September 18, 2009, 4:35 PM — CHICAGO -- True Religion Apparel Inc. sells 4,000 different styles of jeans at prices starting at $200 and running up to $350.
For some of Computerworld 's non-fashion-victim readers, the question may be, "Why would anyone spend that much money on denim pants?"
For John Dohm, vice president of IT for the Los Angeles clothier, the question is: "What makes a customer buy this pair instead of that one?"
For the first couple of years, True Religion answered that question through the founders' instinct and taste. That was enough to bring the company from zero sales in 2002 to its current run rate of $300 million in revenue per year.
But with more than 62 True Religion stores supplying copious point-of-sale data, True Religion has embraced business intelligence software to help it reach its goal of $1 billion in annual sales.
Dohm shared his experience deploying BI tools at True Religion during a speech Tuesday at Computerworld 's Business Intelligence Perspectives conference.
A former Deloitte & Touche director, Dohm said, "BI is a good idea, but almost never done right."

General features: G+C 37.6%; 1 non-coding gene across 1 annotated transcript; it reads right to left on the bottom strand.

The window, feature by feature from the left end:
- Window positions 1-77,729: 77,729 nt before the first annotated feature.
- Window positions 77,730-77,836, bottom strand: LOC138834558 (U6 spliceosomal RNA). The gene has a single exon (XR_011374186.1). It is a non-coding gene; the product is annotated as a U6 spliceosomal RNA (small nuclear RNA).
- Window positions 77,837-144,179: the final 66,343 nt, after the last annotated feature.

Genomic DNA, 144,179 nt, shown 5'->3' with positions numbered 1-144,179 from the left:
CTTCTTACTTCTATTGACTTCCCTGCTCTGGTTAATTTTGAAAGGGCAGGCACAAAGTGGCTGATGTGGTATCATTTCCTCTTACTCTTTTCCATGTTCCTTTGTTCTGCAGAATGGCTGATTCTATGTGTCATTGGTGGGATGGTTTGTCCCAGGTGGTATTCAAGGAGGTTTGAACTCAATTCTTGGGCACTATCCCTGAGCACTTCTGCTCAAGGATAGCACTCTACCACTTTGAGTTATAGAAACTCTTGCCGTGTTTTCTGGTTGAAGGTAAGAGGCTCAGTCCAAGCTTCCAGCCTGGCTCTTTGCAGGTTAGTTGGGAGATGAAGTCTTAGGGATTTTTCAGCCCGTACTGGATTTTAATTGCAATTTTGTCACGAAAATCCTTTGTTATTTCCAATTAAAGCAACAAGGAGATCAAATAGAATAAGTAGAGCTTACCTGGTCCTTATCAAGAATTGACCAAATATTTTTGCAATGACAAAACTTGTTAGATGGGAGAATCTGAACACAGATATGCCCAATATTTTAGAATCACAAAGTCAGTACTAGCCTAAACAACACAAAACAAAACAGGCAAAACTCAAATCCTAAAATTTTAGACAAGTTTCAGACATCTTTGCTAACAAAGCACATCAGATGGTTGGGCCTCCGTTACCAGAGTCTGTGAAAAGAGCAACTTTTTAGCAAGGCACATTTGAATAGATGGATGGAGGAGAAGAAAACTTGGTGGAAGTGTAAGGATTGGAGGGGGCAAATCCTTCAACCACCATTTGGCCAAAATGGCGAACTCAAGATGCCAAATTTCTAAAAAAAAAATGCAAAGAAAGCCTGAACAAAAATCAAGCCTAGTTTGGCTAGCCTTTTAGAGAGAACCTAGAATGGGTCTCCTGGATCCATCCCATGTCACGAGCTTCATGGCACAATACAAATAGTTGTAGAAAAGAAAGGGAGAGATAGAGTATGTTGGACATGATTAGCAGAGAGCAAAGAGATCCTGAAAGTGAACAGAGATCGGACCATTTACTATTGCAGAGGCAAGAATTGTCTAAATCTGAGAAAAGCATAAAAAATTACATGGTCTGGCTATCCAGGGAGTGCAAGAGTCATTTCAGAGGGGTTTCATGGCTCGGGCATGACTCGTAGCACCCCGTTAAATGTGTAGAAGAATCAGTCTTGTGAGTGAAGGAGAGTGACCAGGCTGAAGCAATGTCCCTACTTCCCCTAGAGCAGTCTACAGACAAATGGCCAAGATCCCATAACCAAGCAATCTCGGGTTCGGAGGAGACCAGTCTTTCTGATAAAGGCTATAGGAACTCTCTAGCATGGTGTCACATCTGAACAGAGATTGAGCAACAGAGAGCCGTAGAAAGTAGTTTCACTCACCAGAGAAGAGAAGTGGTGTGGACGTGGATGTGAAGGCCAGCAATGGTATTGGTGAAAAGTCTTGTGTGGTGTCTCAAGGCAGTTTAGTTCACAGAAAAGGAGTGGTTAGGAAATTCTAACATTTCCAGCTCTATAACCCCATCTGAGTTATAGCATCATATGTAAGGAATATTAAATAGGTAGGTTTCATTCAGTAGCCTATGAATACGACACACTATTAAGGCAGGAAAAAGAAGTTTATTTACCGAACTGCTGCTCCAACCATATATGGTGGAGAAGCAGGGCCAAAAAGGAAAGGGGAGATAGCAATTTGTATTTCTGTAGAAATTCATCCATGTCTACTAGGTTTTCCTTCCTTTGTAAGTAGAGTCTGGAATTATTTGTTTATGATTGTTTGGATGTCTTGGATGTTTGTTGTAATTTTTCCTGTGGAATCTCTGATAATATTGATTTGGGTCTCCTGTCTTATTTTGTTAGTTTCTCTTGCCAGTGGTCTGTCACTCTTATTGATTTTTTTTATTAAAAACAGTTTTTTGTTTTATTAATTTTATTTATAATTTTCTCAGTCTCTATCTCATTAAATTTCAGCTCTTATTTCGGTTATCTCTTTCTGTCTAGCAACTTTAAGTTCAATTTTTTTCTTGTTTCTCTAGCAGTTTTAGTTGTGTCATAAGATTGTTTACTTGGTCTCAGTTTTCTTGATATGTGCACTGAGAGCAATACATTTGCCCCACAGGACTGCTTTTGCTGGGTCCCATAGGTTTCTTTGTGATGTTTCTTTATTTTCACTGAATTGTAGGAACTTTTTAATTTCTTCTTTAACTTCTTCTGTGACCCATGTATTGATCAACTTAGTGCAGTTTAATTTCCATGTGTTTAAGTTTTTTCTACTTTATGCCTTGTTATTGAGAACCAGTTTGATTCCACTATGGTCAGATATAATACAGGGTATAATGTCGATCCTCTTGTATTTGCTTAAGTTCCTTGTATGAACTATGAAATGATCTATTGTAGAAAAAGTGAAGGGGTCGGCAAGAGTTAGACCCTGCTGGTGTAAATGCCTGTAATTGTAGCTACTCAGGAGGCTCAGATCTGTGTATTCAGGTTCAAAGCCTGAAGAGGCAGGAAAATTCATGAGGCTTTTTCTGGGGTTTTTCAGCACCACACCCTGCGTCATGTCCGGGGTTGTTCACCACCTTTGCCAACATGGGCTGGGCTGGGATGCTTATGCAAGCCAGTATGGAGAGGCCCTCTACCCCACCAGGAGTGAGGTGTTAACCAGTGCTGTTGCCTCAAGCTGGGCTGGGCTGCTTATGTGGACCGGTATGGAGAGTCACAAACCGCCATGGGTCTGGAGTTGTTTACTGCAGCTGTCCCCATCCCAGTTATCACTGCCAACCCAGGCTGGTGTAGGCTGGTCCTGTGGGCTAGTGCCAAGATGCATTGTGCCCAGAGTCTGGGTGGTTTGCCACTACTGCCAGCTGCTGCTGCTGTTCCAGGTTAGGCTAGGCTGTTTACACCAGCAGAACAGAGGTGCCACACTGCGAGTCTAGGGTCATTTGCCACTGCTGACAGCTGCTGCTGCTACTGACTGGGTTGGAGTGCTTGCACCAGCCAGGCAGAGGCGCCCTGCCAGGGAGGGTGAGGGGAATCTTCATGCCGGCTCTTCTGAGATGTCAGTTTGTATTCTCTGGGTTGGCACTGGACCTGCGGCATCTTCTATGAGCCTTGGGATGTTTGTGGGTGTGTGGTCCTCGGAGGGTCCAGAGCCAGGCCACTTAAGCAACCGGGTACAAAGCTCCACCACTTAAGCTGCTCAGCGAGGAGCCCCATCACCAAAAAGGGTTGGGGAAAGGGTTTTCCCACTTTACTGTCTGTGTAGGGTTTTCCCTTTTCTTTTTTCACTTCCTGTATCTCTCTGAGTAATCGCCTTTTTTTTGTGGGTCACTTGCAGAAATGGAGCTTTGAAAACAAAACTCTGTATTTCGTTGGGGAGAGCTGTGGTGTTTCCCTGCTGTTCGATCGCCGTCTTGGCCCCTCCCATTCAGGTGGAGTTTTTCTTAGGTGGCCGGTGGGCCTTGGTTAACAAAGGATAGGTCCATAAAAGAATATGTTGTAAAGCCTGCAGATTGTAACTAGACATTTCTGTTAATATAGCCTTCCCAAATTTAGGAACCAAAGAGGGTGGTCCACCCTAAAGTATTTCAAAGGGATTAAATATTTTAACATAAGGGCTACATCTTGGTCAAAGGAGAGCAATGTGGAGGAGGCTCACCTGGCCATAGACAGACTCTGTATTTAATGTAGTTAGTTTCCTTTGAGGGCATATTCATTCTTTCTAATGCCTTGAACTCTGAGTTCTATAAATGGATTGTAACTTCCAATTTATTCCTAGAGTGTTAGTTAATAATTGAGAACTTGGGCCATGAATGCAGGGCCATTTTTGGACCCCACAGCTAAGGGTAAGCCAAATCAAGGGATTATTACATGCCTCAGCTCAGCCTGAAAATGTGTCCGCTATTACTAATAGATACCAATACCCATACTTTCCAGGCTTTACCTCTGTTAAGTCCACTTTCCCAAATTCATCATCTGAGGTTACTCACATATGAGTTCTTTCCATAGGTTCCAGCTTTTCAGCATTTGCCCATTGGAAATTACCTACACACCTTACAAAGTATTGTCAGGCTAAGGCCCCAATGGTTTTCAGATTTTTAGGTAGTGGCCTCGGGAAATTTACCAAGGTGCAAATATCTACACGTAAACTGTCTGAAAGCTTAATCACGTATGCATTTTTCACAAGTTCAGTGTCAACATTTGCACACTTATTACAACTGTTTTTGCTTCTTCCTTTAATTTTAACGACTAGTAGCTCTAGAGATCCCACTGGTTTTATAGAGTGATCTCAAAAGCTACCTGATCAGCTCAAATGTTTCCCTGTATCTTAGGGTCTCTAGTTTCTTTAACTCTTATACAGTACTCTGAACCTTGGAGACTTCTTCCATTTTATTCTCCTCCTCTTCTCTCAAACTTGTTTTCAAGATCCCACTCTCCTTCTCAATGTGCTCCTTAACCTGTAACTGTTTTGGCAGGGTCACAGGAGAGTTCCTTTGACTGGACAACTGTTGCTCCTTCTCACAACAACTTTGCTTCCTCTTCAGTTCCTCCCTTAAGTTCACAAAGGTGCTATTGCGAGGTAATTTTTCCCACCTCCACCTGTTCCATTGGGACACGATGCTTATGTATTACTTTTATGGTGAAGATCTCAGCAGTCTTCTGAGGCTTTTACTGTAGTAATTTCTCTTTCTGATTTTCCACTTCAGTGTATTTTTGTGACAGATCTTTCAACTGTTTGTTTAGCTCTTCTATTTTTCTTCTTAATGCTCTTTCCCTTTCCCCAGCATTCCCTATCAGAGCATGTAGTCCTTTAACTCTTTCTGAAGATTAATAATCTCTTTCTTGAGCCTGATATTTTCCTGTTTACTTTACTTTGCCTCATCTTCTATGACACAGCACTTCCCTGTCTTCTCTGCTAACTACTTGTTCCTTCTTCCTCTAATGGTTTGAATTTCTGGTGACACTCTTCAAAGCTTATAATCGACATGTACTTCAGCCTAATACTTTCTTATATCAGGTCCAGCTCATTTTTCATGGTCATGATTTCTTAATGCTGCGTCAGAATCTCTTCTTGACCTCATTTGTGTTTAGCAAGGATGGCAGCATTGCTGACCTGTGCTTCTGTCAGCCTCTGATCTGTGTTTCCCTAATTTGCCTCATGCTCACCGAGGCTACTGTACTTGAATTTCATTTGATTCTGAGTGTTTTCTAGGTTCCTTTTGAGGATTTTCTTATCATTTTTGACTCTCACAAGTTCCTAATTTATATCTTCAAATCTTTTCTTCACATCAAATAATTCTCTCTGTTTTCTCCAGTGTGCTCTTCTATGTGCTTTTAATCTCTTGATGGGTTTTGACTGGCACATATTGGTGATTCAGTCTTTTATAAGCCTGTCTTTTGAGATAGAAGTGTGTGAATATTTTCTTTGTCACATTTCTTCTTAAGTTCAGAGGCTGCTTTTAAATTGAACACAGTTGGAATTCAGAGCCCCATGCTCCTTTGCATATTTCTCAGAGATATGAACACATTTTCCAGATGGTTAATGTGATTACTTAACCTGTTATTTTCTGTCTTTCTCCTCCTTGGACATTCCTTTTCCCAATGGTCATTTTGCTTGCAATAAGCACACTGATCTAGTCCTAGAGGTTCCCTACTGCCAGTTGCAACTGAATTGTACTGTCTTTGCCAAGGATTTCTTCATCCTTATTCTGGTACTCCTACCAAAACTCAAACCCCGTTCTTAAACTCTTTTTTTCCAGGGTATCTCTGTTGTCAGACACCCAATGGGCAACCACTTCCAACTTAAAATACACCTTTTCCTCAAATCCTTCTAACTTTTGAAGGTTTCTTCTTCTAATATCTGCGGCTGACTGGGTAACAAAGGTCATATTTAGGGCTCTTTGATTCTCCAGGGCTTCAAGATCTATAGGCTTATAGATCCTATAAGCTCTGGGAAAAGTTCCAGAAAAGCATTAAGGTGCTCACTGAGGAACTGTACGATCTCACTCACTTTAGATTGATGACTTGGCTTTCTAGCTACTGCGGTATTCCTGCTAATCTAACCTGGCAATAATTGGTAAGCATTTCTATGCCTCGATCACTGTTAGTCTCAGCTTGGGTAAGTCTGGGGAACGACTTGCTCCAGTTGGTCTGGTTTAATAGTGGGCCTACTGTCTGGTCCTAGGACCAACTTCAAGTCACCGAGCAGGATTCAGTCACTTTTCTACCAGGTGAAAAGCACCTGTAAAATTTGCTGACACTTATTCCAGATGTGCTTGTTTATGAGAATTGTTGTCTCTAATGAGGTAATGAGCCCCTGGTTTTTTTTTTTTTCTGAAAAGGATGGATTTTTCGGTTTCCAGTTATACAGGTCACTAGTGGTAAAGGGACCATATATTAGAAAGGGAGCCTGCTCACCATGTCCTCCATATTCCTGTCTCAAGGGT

For one, companies rarely do a strong study of their business processes before embarking on their BI deployment, he said.
For another, IT tends to over-invest in BI projects, resulting in a "weak value proposition."
That's more problematic for BI than similar-sized ERP projects. While ERP usually has a strong ally in the chief financial office, BI projects usually don't enjoy any "organizational air cover," he said.
Dohm sayid he was lucky, because he was hired by True Religion not only to roll out a modern BI system, but also to understand the business processes beforehand to make sure it was done right.
Before Dohm's arrival, the company used a small order management system. Since he came on board, the company has replaced it with Oracle Corp.'s E-Business Suite version 12, along with a tool called Aris created by IDS Scheer AG, which is in the midst of being acquired by Software AG.
Preferring to run the "lowest footprint data center humanly possible," Dohm has just three employees in his IT team. "The goal is to have no more than eight in IT as we grow to $1 billion in revenue," he said.
The key to that, he said, is to outsource wisely and to be disciplined enough to say no to his bosses when they demand some ad hoc report right away.
"The service mentality that most of us in IT have is dangerous," he said. "Infinite flexibility doesn't usually come with an infinite checkbook."
Dohm also doesn't believe in fighting users who go around IT's approved reporting and dashboarding tools in favor of the tried and true.